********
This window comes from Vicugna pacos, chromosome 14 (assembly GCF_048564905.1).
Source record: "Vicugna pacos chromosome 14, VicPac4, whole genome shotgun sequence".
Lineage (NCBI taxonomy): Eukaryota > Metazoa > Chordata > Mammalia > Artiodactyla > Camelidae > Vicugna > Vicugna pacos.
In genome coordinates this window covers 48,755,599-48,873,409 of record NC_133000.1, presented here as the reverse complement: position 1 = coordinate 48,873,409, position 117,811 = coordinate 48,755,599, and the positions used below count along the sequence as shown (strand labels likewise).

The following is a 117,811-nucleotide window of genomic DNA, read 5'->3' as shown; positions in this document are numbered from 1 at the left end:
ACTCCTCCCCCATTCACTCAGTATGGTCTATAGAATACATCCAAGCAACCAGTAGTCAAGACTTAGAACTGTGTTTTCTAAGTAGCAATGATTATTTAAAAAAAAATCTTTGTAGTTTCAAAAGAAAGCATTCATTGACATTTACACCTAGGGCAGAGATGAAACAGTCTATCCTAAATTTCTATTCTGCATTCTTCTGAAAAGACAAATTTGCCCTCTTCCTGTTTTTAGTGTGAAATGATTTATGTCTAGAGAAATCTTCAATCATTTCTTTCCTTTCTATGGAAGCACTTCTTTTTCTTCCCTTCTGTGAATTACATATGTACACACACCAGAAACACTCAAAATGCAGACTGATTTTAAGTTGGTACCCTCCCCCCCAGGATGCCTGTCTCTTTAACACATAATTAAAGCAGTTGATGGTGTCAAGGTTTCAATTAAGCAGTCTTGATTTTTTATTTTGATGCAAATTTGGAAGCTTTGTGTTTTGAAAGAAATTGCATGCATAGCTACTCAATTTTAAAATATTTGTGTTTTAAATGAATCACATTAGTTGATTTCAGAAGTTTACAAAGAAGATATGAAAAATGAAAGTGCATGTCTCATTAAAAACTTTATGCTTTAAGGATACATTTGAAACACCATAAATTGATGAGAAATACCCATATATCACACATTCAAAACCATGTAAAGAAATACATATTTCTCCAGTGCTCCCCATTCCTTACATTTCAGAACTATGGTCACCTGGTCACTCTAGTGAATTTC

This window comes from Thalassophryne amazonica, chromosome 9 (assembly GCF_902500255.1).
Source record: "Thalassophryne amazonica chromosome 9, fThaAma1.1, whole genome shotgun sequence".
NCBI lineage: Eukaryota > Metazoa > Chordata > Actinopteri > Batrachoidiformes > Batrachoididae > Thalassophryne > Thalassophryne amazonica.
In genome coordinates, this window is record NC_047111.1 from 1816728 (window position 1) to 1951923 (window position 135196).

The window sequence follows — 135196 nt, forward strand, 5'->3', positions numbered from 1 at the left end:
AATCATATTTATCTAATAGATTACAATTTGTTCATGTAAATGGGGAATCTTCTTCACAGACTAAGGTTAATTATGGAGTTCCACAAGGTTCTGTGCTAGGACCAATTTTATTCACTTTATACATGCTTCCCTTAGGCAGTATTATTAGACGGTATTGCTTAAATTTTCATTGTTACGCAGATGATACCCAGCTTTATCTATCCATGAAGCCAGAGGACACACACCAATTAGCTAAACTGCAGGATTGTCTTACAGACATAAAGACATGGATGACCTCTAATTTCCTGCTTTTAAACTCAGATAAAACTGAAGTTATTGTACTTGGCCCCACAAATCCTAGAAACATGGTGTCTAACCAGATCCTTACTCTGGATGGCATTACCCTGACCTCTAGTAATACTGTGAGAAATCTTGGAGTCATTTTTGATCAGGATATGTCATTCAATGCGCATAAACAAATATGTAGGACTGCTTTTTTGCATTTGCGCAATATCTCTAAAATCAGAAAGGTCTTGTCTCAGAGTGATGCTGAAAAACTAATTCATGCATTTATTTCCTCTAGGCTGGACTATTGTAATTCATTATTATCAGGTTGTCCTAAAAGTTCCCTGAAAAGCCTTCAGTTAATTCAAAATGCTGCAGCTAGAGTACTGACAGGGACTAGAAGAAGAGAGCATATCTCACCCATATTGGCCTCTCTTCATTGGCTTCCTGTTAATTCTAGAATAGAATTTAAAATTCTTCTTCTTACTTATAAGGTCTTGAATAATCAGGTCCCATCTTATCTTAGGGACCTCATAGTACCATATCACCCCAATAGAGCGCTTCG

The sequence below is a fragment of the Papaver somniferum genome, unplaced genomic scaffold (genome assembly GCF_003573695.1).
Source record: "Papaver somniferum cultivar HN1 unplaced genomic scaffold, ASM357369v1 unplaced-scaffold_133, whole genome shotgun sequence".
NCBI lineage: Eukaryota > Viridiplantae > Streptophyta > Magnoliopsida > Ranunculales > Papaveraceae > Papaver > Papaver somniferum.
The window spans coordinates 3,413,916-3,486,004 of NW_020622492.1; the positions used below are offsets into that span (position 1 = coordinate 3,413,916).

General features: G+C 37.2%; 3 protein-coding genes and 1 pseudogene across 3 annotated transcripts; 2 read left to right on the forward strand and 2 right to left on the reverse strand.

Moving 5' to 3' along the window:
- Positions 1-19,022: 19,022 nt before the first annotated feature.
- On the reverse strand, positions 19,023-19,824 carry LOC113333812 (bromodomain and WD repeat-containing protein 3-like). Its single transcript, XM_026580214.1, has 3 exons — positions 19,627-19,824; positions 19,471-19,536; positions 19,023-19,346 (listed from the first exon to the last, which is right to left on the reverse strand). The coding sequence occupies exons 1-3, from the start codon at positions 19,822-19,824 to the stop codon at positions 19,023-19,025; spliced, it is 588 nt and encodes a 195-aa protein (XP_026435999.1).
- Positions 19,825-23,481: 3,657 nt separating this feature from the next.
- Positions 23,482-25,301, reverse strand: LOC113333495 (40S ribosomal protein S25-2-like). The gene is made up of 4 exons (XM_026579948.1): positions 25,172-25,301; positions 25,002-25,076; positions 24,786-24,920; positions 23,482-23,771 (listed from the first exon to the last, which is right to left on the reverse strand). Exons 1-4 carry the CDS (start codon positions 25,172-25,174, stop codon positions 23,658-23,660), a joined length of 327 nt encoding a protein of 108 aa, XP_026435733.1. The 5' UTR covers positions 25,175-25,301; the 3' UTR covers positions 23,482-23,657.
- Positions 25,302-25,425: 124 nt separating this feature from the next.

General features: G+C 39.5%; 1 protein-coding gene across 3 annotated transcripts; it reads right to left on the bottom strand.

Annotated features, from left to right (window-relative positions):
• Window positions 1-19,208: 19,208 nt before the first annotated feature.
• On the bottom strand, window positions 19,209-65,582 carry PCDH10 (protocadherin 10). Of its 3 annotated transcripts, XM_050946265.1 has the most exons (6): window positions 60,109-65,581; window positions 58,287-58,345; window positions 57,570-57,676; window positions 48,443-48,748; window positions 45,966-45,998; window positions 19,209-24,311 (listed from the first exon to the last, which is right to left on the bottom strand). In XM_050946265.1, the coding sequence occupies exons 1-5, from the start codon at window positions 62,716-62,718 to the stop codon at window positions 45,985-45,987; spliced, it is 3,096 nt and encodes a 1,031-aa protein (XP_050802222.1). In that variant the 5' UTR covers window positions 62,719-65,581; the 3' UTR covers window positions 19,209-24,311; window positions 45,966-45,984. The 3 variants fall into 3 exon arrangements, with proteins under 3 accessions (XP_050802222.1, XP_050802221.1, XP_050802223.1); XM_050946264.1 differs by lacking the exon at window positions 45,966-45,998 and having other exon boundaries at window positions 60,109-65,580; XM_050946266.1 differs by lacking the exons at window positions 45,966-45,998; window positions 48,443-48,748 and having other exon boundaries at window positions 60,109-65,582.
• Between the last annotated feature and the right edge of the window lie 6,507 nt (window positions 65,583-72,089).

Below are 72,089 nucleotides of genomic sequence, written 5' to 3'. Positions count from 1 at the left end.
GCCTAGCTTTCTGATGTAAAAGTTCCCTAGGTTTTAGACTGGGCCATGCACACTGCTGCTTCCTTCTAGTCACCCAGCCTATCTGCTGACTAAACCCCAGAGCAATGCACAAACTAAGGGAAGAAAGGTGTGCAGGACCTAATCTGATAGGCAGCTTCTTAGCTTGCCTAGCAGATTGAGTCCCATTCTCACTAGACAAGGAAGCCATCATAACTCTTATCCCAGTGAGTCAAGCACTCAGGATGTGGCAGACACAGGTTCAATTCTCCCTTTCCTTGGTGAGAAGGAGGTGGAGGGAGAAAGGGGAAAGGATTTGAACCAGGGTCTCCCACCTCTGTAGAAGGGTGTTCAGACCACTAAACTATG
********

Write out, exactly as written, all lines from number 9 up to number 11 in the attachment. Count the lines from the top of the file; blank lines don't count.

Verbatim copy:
NCBI lineage: Eukaryota > Metazoa > Chordata > Actinopteri > Batrachoidiformes > Batrachoididae > Thalassophryne > Thalassophryne amazonica.
In genome coordinates, this window is record NC_047111.1 from 1816728 (window position 1) to 1951923 (window position 135196).

The window sequence follows — 135196 nt, forward strand, 5'->3', positions numbered from 1 at the left end: